Corollaries of Size: Encumbrances of Childhood in West-Indian Fiction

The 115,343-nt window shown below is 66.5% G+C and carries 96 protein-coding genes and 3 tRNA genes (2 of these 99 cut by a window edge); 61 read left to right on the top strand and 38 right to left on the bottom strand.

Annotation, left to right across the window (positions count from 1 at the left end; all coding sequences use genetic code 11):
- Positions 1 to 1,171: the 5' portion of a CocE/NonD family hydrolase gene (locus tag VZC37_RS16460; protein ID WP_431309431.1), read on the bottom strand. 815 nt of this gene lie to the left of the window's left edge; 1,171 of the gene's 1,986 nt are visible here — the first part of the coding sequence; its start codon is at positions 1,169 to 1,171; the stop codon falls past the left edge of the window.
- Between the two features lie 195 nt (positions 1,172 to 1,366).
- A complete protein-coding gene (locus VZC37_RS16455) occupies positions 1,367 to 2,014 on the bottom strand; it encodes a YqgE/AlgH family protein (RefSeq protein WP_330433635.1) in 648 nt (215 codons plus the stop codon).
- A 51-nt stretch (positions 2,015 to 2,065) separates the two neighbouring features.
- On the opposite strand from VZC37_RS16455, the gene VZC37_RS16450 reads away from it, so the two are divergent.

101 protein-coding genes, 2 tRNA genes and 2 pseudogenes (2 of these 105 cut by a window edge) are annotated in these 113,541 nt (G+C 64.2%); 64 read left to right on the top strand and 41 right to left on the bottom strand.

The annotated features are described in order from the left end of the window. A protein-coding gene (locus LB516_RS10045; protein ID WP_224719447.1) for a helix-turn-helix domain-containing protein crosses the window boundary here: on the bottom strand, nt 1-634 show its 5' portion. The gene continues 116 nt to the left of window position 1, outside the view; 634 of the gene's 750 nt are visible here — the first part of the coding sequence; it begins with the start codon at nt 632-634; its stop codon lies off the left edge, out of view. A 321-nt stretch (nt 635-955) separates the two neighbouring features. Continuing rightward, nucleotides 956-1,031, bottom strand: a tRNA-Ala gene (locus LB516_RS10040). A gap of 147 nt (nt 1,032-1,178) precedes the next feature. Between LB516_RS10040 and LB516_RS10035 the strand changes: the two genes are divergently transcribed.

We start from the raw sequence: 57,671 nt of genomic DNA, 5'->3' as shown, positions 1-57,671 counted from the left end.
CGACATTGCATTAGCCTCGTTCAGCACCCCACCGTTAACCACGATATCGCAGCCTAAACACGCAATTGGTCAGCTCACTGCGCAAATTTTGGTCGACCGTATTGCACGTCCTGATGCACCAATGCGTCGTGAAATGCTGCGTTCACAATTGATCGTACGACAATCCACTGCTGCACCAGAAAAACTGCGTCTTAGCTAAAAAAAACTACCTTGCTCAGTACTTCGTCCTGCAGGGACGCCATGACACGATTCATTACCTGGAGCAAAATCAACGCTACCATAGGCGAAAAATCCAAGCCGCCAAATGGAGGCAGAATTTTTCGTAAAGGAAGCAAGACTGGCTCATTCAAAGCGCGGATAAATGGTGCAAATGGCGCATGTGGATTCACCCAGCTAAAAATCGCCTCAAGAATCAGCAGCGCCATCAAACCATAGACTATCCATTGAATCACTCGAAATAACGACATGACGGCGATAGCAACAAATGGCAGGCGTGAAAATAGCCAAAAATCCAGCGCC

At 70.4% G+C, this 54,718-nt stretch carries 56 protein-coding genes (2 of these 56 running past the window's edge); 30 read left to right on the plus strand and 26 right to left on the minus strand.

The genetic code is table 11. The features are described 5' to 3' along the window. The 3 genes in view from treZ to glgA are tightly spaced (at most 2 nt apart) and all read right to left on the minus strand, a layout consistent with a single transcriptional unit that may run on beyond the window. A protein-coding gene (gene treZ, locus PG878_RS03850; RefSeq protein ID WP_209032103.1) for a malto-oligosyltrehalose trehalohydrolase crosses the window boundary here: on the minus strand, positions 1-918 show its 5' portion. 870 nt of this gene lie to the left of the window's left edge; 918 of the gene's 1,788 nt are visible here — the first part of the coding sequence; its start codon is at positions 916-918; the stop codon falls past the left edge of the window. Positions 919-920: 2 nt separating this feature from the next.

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Perhaps the child’s physical and mental sizes contribute more to the position a child is bestowed in a society. Childhood has been viewed as an epitome of weakness and infirmity of both body and soul. This has been the more reason for not holding the child in high esteem. Children have been mistreated all over the world mostly because of their physical weakness. This study is based on the premise that a literary writer has a wide range of narrative agents to choose from. Literary artists discriminate in the choice of both subject – matter and technique. When a writer thus makes a selection, it is assumed that he opts for what is best suited to articulate his vision or ideological perspectives on a multiplicity of concerns. A writer’s preference in terms of character-types should therefore never be taken for granted but rather should be perceived as a vehicle through which the writer lays bare his/her message. Marjorie Boulton (1954) asserts: “a story or essay will achieve an effect on the reader by selection of some aspects of the subject” (p.109). Characterization in Literature is therefore a deliberate enterprise aimed at achieving certain goals.